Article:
How the Irish Saved Civilization :  Tom Cahill

Only, we don't have anyone who is going to serve that purpose.  Our dark age isn't one that comes with a collapse of civil authority so much as it implosion and, in any case, those who could have served that purpose are in on the plunder and pillage or too cowed by it through the lassitude of comfort in their own lives and surroundings.  The few, the very few who have the character and courage to try are disappeared from civic life.  More are voluntarily rendered impotent through their own modernist, romantic mythology and their determination to be ballot box poison*.

Long time readers of this blog might have seen the clause that jumped out at me, the one I extracted as a title, because it is something I've harped on in association with the degeneracy of our press and media,  Without people in sufficient number being sufficiently well-informed, democracy is impossible.   Our media is so inadequate in fulfilling that responsibility, from the absolute cesspool of hate talk radio to the media drenched in aroma to cover the stench like a late 18th century French courtier, the New York Times - NPR class of media is in the business of propping up the corporate establishment narrative to have prevented the choice of their party being between Donald Trump and Ted Cruz, who are far more fit for the role of barbarian chief than the President of a democratic government.  And, whichever one gets the nomination, they will promote their election.  In the case of the NPR level of it they will call what they say "objective reporting" it will "objectively" present the words of Trump or Cruz along with those of their supporters, refusing the responsibility of pointing out that what they are saying are lies and where they are headed is fascism.

And the alleged alternative, the "leftist" media is not reliably better.  It has consistently made choices that have both been ineffective in promoting effective influence in the real world, as opposed to quasi-academic fantasy, it has, as a practical reality, never, in it history elected a majority in a congress or a president, it has served, most often, as an impediment to those who could possibly be elected as they either provide material to act as a useful foil for the corporate right or by attacking the least bad of those running and who could win.  That is exactly the role that the "leftist" media is playing in this election.

We don't have any episcopacy that has the moral influence or power to mitigate the worst of the barbarism that is coming,  Which brings up two other absolute pre-requisites which we have lost, morality and an effective belief that people have a status above objects and that all of us possess both rights and, even more so, moral obligations.  In too many cases - almost all of them, in fact - those with the credentials to hold those positions are too prone to enjoying the position and privileges of office, themselves.  The secular clergy of the judiciary, part of the corrupted government and the system that feeds it,  are far more corrupt than the religious ones.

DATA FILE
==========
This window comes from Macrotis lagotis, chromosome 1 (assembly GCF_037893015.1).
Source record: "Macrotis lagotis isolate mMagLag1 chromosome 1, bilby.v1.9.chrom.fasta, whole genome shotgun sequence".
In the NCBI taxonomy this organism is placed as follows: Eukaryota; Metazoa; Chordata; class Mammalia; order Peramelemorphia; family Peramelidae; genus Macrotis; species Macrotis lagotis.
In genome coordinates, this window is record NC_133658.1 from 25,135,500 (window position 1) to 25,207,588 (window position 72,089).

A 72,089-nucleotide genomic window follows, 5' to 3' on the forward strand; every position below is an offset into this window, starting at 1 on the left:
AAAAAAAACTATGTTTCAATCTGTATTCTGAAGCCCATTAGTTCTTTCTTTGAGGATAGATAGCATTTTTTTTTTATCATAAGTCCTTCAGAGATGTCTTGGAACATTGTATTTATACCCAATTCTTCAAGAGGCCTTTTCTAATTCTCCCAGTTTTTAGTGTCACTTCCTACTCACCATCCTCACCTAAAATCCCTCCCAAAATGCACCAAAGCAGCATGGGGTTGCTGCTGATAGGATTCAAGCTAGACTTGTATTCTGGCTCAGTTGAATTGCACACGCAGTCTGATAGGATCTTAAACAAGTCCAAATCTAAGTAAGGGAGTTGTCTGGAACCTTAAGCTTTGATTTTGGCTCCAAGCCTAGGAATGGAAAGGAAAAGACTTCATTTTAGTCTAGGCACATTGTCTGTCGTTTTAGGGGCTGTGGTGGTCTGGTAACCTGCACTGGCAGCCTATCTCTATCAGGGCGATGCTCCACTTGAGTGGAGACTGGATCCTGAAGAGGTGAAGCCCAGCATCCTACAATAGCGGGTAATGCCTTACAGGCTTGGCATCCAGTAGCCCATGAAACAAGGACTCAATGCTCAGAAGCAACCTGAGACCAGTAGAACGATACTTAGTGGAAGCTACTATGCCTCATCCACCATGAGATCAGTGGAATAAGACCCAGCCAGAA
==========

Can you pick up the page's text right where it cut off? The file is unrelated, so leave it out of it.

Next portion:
We are hell-bound for a dark age and in this case the barbarians have used the amorality which is an inbuilt feature of modernism, with that comes all the rest of it, the lies, the convenient lies, the opportunistic lies, the appeals to the worst in us - I'd go into the enormous role that entertainment has played in this, these days it is the foremost carrier of barbarism and fascism into the heart of the American culture, but this is getting very long.   American fascism is as much the product of Dirty Harry and action movies, sit coms and cop shows as anything,   It is brought to us by Hollywood and Wall Street, it was brought to us by Harvard and Princeton and Yale and the University of Chicago.  Fascism is a product of scientistic and artistic modernism which rejected moral obligations.   Once you deny the reality of moral obligations it is just a matter of time before rights are washed away in the erosion that comes with the daily results of that.  Fascism is a product of the smart alack incivility and the use of racism, sexism, and other allowed hatreds in jokes.

* The character presented to be heroes of the left are, when not being totally fabricated using the names of real people - are impossibly idealistic, quite often those ideals, themselves, insanely inappropriate.  The hero-worship of American Stalinists, even now, is all you need to know about why that hasn't had a positive effect in the past century and longer of that kind of stuff.  If that was going to work it would produce nothing like democracy and it would have done it a long, long time ago.  It's not that there are no better examples of heroes for the left but they are generally rejected because their lives wouldn't make a good feature film or, more often, because they are unacceptably religious.   So Dorothy Day is ignored while a total idiot like John Reed gets turned into a movie.  Oh, yeah, when it's the movies, it's a sure bet that the hero has to be a guy, too.  Someone like Warren Beatty has got to play him.  Nothing true will be learned from watching it.   John Reed, in real life, did entirely more to harm the left than he ever did to inform progress.